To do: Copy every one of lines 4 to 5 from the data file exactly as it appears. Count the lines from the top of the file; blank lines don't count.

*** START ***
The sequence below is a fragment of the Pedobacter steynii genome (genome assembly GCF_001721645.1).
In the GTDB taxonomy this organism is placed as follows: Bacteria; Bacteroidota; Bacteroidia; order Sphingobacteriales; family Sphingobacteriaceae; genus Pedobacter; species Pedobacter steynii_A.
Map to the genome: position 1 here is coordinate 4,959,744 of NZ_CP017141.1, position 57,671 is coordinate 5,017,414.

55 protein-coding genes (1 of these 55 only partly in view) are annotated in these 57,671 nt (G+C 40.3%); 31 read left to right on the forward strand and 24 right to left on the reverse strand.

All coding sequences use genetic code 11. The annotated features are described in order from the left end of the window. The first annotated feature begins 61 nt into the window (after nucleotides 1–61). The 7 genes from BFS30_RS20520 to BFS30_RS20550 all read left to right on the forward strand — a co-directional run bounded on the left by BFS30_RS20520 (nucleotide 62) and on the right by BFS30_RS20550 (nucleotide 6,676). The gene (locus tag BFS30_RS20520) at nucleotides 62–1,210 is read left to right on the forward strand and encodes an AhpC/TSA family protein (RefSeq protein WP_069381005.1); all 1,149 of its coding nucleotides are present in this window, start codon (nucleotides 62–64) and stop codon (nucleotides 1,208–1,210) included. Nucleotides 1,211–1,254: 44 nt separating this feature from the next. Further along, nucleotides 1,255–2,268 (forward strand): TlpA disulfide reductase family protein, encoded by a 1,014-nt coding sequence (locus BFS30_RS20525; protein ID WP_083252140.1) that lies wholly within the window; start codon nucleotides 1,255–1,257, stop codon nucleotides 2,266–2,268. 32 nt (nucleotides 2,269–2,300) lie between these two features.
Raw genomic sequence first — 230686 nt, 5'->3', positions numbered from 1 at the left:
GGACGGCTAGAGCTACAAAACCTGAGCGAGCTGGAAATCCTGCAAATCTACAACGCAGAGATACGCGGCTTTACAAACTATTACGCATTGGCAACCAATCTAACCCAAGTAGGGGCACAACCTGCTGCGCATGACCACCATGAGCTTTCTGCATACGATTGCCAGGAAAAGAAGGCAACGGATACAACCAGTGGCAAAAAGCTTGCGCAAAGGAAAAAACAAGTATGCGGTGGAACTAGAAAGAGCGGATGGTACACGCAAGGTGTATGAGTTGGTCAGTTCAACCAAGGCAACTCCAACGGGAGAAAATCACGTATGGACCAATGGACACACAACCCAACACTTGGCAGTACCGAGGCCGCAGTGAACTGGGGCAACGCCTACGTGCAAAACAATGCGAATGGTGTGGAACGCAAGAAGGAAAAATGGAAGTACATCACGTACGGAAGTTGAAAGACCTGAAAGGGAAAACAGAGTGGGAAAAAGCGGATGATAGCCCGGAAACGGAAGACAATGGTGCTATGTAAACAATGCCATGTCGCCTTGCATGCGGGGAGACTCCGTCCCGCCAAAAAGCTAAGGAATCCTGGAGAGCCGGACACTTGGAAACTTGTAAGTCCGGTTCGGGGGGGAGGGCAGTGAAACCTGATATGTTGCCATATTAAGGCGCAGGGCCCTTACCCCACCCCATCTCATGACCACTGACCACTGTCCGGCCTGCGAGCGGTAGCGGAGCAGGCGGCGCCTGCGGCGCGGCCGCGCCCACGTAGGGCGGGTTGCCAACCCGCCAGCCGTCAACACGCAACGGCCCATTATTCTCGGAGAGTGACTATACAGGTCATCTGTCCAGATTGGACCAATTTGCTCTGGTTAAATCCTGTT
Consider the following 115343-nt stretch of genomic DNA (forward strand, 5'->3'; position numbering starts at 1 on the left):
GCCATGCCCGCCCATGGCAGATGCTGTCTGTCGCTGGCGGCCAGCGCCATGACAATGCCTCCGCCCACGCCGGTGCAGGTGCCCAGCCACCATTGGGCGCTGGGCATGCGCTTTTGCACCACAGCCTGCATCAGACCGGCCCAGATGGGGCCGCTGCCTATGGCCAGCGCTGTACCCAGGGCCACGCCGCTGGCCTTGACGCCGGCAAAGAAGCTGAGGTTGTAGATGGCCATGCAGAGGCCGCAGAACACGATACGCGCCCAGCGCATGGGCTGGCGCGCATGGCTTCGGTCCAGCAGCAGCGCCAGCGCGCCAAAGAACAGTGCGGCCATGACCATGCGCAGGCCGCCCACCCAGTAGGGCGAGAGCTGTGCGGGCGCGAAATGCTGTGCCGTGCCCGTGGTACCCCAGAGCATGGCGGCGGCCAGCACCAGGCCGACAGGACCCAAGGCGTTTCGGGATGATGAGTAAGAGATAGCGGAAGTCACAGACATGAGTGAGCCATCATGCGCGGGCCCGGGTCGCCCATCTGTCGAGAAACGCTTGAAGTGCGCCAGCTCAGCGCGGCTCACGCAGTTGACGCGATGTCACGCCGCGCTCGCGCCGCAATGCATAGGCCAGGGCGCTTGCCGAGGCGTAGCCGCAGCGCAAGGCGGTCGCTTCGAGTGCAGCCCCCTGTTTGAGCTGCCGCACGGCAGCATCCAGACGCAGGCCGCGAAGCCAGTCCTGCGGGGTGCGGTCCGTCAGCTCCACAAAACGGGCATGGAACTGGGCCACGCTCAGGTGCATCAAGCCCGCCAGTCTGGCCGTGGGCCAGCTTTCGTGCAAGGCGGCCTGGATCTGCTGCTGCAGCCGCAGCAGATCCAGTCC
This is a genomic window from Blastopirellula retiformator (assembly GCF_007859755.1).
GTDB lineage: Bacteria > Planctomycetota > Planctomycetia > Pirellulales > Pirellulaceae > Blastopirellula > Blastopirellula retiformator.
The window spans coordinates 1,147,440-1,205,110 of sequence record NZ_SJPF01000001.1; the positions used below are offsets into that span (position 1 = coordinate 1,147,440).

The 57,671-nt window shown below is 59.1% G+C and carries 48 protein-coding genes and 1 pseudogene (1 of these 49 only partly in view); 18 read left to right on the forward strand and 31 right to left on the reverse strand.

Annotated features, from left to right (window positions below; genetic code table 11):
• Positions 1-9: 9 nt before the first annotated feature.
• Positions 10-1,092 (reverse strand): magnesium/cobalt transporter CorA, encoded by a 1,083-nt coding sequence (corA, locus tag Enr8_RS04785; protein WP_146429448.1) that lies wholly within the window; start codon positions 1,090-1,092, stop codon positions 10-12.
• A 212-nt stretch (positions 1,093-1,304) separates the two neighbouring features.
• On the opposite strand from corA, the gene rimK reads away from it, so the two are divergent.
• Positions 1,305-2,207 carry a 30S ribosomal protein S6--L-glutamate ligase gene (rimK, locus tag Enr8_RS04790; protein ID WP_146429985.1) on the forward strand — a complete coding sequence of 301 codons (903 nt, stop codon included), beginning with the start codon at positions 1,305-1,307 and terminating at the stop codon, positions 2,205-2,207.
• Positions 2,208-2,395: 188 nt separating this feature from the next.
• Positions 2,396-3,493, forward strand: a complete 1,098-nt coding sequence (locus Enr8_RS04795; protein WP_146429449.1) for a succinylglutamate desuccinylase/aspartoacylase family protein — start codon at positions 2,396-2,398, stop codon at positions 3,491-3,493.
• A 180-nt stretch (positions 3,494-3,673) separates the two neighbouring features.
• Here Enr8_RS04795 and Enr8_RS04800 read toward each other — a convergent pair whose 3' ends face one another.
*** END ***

55 protein-coding genes (1 of these 55 only partly in view) are annotated in these 57,671 nt (G+C 40.3%); 31 read left to right on the forward strand and 24 right to left on the reverse strand.

All coding sequences use genetic code 11. The annotated features are described in order from the left end of the window. The first annotated feature begins 61 nt into the window (after nucleotides 1–61). The 7 genes from BFS30_RS20520 to BFS30_RS20550 all read left to right on the forward strand — a co-directional run bounded on the left by BFS30_RS20520 (nucleotide 62) and on the right by BFS30_RS20550 (nucleotide 6,676). The gene (locus tag BFS30_RS20520) at nucleotides 62–1,210 is read left to right on the forward strand and encodes an AhpC/TSA family protein (RefSeq protein WP_069381005.1); all 1,149 of its coding nucleotides are present in this window, start codon (nucleotides 62–64) and stop codon (nucleotides 1,208–1,210) included. Nucleotides 1,211–1,254: 44 nt separating this feature from the next. Further along, nucleotides 1,255–2,268 (forward strand): TlpA disulfide reductase family protein, encoded by a 1,014-nt coding sequence (locus BFS30_RS20525; protein ID WP_083252140.1) that lies wholly within the window; start codon nucleotides 1,255–1,257, stop codon nucleotides 2,266–2,268. 32 nt (nucleotides 2,269–2,300) lie between these two features.